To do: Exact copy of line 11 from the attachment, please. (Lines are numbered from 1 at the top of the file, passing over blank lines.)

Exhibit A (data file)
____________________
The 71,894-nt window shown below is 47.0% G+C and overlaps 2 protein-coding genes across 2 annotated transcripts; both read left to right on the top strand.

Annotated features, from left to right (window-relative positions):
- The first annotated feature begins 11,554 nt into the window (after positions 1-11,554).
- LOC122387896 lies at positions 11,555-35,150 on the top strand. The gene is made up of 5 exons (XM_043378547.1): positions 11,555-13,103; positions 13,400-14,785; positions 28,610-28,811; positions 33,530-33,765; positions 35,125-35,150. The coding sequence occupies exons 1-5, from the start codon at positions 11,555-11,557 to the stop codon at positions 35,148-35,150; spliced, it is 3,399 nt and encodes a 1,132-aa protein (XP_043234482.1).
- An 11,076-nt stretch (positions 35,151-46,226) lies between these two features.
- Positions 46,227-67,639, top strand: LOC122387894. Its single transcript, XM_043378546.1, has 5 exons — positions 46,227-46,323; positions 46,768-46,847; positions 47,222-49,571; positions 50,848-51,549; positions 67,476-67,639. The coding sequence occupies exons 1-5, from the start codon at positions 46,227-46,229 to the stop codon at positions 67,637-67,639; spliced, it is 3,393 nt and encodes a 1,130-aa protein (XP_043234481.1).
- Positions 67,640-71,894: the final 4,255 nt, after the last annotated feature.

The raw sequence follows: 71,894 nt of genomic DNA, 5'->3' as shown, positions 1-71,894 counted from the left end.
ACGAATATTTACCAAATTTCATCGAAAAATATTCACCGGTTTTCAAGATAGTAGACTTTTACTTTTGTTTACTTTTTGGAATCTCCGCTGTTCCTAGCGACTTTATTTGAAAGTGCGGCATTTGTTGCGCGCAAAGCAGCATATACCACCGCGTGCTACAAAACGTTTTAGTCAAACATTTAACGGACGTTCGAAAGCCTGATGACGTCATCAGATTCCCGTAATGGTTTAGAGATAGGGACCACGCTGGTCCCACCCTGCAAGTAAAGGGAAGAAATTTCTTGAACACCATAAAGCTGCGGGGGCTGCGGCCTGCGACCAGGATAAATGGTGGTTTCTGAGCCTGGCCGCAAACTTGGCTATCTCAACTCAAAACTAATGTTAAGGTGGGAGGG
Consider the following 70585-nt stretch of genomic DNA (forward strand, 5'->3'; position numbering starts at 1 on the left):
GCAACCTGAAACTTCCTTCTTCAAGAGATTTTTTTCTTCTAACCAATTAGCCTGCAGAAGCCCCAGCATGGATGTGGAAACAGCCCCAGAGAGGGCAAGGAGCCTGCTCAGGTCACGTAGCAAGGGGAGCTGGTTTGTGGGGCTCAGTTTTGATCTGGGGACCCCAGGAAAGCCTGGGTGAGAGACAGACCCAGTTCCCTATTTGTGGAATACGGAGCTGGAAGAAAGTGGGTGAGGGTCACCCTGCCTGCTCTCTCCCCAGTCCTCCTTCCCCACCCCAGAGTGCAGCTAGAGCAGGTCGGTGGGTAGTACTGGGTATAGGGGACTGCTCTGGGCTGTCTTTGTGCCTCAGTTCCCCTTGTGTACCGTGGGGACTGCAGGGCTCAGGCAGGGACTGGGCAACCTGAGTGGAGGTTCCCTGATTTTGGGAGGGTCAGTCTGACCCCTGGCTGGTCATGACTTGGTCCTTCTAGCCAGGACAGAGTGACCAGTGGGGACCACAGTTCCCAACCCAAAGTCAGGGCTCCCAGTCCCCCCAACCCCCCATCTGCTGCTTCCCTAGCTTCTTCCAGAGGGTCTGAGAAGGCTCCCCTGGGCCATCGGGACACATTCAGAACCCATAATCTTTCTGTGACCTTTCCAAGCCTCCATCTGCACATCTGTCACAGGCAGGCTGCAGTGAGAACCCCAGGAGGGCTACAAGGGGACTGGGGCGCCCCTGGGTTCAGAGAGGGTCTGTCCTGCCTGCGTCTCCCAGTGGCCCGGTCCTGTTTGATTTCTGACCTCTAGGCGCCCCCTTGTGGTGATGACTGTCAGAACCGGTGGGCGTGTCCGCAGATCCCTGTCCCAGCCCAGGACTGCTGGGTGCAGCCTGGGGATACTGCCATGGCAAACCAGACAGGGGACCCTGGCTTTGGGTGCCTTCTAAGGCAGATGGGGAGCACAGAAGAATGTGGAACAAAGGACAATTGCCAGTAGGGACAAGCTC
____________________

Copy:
GCAACCTGAAACTTCCTTCTTCAAGAGATTTTTTTCTTCTAACCAATTAGCCTGCAGAAGCCCCAGCATGGATGTGGAAACAGCCCCAGAGAGGGCAAGGAGCCTGCTCAGGTCACGTAGCAAGGGGAGCTGGTTTGTGGGGCTCAGTTTTGATCTGGGGACCCCAGGAAAGCCTGGGTGAGAGACAGACCCAGTTCCCTATTTGTGGAATACGGAGCTGGAAGAAAGTGGGTGAGGGTCACCCTGCCTGCTCTCTCCCCAGTCCTCCTTCCCCACCCCAGAGTGCAGCTAGAGCAGGTCGGTGGGTAGTACTGGGTATAGGGGACTGCTCTGGGCTGTCTTTGTGCCTCAGTTCCCCTTGTGTACCGTGGGGACTGCAGGGCTCAGGCAGGGACTGGGCAACCTGAGTGGAGGTTCCCTGATTTTGGGAGGGTCAGTCTGACCCCTGGCTGGTCATGACTTGGTCCTTCTAGCCAGGACAGAGTGACCAGTGGGGACCACAGTTCCCAACCCAAAGTCAGGGCTCCCAGTCCCCCCAACCCCCCATCTGCTGCTTCCCTAGCTTCTTCCAGAGGGTCTGAGAAGGCTCCCCTGGGCCATCGGGACACATTCAGAACCCATAATCTTTCTGTGACCTTTCCAAGCCTCCATCTGCACATCTGTCACAGGCAGGCTGCAGTGAGAACCCCAGGAGGGCTACAAGGGGACTGGGGCGCCCCTGGGTTCAGAGAGGGTCTGTCCTGCCTGCGTCTCCCAGTGGCCCGGTCCTGTTTGATTTCTGACCTCTAGGCGCCCCCTTGTGGTGATGACTGTCAGAACCGGTGGGCGTGTCCGCAGATCCCTGTCCCAGCCCAGGACTGCTGGGTGCAGCCTGGGGATACTGCCATGGCAAACCAGACAGGGGACCCTGGCTTTGGGTGCCTTCTAAGGCAGATGGGGAGCACAGAAGAATGTGGAACAAAGGACAATTGCCAGTAGGGACAAGCTC